Film Title: UsYou may want to look up the movie’s repeated references (you’ll see it visualized at least twice) to the Old Testament verse Jeremiah 11:11. (It’s heavy.) If you’re old enough to remember the 1986 charity campaign Hands Across America, well, that will come in hella-handy. Did you know that there are hundreds of miles of unused tunnels, deserted mine shafts and abandoned subway systems underneath the surface of the United States? How can bunnies be creepy and cuddly at the same time?

This is a movie you’ll probably be discussing long after you see it; it’s got plenty of things to dissect—especially about the duality of human nature, our ids and egos and just where, and how, any of us might “find ourselves” if we went into a hall of mirrors—or dug deep enough into our pasts.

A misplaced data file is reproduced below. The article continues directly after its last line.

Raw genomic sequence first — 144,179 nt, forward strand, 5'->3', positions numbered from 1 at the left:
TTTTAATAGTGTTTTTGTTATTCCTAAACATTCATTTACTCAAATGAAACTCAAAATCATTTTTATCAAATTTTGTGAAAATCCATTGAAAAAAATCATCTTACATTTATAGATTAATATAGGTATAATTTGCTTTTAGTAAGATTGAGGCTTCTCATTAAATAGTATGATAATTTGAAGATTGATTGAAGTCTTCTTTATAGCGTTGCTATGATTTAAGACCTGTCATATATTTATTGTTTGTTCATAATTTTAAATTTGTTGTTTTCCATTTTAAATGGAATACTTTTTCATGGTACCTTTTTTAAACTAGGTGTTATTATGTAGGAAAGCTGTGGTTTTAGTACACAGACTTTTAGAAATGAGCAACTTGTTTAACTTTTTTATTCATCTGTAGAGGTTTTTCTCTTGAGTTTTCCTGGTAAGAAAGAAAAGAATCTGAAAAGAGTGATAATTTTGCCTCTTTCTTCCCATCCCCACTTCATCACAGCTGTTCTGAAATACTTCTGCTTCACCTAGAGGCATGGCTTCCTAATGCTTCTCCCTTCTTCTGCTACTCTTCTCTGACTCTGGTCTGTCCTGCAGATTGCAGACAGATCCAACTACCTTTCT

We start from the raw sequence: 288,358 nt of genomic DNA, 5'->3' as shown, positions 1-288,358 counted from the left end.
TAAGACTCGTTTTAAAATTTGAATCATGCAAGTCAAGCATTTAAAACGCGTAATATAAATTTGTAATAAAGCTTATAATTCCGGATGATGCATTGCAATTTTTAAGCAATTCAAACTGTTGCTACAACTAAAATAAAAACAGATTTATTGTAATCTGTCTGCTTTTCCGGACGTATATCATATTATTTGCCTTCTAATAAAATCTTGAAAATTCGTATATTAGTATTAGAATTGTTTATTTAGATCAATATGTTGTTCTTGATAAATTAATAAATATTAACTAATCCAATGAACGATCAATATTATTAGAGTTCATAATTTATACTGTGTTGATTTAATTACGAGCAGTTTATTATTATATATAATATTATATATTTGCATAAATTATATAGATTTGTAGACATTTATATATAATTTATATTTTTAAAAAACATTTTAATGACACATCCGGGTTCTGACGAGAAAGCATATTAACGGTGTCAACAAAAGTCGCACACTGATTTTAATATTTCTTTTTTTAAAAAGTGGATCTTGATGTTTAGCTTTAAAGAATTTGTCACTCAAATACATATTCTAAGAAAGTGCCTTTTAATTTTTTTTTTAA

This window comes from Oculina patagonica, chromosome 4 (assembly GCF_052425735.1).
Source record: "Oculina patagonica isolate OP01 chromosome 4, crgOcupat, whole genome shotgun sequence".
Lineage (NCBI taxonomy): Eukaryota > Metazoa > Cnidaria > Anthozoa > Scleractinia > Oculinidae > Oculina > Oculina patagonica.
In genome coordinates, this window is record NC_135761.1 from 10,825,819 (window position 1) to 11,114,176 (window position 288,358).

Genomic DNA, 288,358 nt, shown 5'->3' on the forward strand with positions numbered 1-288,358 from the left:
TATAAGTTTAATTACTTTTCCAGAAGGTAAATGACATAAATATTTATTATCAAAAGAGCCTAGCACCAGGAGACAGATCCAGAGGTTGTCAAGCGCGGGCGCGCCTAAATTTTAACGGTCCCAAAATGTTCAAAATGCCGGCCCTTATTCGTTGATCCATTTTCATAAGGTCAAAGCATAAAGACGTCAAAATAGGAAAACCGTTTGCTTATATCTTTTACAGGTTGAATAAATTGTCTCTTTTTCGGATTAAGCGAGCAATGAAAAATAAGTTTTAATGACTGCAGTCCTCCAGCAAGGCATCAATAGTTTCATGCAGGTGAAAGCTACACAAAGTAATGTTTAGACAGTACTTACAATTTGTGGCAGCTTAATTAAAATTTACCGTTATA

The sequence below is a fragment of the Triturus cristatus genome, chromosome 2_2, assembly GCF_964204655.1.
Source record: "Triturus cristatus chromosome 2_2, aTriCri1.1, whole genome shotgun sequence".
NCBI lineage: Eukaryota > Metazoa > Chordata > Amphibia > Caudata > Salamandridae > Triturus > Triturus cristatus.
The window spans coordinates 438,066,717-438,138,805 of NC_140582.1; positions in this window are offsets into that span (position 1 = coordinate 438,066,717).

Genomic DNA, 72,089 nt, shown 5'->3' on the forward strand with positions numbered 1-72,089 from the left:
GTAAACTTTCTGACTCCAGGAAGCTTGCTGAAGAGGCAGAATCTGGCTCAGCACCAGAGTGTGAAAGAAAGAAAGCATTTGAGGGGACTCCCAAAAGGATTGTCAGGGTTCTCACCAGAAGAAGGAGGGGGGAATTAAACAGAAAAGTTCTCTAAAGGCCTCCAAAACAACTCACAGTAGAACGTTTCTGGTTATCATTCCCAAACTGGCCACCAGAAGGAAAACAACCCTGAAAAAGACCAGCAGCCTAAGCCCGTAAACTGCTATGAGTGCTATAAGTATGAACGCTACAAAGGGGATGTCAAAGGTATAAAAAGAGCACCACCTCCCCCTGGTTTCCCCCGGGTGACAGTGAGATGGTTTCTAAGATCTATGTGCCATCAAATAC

Though all of the actors pull “double” duty, also playing their dark-side doppelgangers, Nyong’o is a true revelation, raging with explosive survival instincts that can turn equally monstrous in either of her characters.

Peele, who got his start in comedy with the Emmy Award-winning duo Key & Peele, has now become a modern horror maestro. He nods to Kubrick, Spielberg and De Palma, but he’s clearly got his own footing and panache. On April 1, he’ll take over the vaunted Twilight Zone franchise for its reboot on the streaming service CBS All Access. If this movie’s any indication of where he might take it, I’m all aboard.

Some scary movies just scare you. This one rattles you good. Who are we? What do we see when we look in the mirror? Are we the “us” we think we are? Do the things we do to feel good—and prosperous, and comfortable—make someone else feel miserable, poor…and very angry? Are heaven and hell two identical twins that ended up on opposites sides of the same cosmic coin?